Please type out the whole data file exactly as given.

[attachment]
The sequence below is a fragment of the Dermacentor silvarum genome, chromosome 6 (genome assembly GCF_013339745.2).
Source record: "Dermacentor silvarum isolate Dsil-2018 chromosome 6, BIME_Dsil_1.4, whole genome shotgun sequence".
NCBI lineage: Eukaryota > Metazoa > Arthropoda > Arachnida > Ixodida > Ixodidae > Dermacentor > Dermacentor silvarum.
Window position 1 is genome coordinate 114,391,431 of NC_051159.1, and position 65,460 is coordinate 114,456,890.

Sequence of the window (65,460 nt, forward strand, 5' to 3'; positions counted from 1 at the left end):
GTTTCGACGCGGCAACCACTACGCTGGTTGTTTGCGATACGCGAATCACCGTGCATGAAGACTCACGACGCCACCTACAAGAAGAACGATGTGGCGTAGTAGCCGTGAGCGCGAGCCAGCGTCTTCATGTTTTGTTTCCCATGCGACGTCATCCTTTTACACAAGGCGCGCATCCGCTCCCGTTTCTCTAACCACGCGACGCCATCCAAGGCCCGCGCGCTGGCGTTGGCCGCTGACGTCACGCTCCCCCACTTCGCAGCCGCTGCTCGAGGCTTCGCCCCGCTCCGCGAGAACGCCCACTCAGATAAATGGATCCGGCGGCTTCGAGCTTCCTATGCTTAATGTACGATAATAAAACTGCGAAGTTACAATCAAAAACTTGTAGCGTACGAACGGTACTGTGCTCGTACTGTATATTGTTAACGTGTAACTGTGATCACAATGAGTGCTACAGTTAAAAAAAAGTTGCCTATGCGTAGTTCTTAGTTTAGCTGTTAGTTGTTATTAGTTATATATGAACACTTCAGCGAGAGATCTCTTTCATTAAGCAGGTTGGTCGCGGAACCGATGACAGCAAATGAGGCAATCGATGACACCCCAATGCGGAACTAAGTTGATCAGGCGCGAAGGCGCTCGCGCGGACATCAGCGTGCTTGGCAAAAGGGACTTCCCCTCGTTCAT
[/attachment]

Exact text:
The sequence below is a fragment of the Dermacentor silvarum genome, chromosome 6 (genome assembly GCF_013339745.2).
Source record: "Dermacentor silvarum isolate Dsil-2018 chromosome 6, BIME_Dsil_1.4, whole genome shotgun sequence".
NCBI lineage: Eukaryota > Metazoa > Arthropoda > Arachnida > Ixodida > Ixodidae > Dermacentor > Dermacentor silvarum.
Window position 1 is genome coordinate 114,391,431 of NC_051159.1, and position 65,460 is coordinate 114,456,890.

Sequence of the window (65,460 nt, forward strand, 5' to 3'; positions counted from 1 at the left end):
GTTTCGACGCGGCAACCACTACGCTGGTTGTTTGCGATACGCGAATCACCGTGCATGAAGACTCACGACGCCACCTACAAGAAGAACGATGTGGCGTAGTAGCCGTGAGCGCGAGCCAGCGTCTTCATGTTTTGTTTCCCATGCGACGTCATCCTTTTACACAAGGCGCGCATCCGCTCCCGTTTCTCTAACCACGCGACGCCATCCAAGGCCCGCGCGCTGGCGTTGGCCGCTGACGTCACGCTCCCCCACTTCGCAGCCGCTGCTCGAGGCTTCGCCCCGCTCCGCGAGAACGCCCACTCAGATAAATGGATCCGGCGGCTTCGAGCTTCCTATGCTTAATGTACGATAATAAAACTGCGAAGTTACAATCAAAAACTTGTAGCGTACGAACGGTACTGTGCTCGTACTGTATATTGTTAACGTGTAACTGTGATCACAATGAGTGCTACAGTTAAAAAAAAGTTGCCTATGCGTAGTTCTTAGTTTAGCTGTTAGTTGTTATTAGTTATATATGAACACTTCAGCGAGAGATCTCTTTCATTAAGCAGGTTGGTCGCGGAACCGATGACAGCAAATGAGGCAATCGATGACACCCCAATGCGGAACTAAGTTGATCAGGCGCGAAGGCGCTCGCGCGGACATCAGCGTGCTTGGCAAAAGGGACTTCCCCTCGTTCAT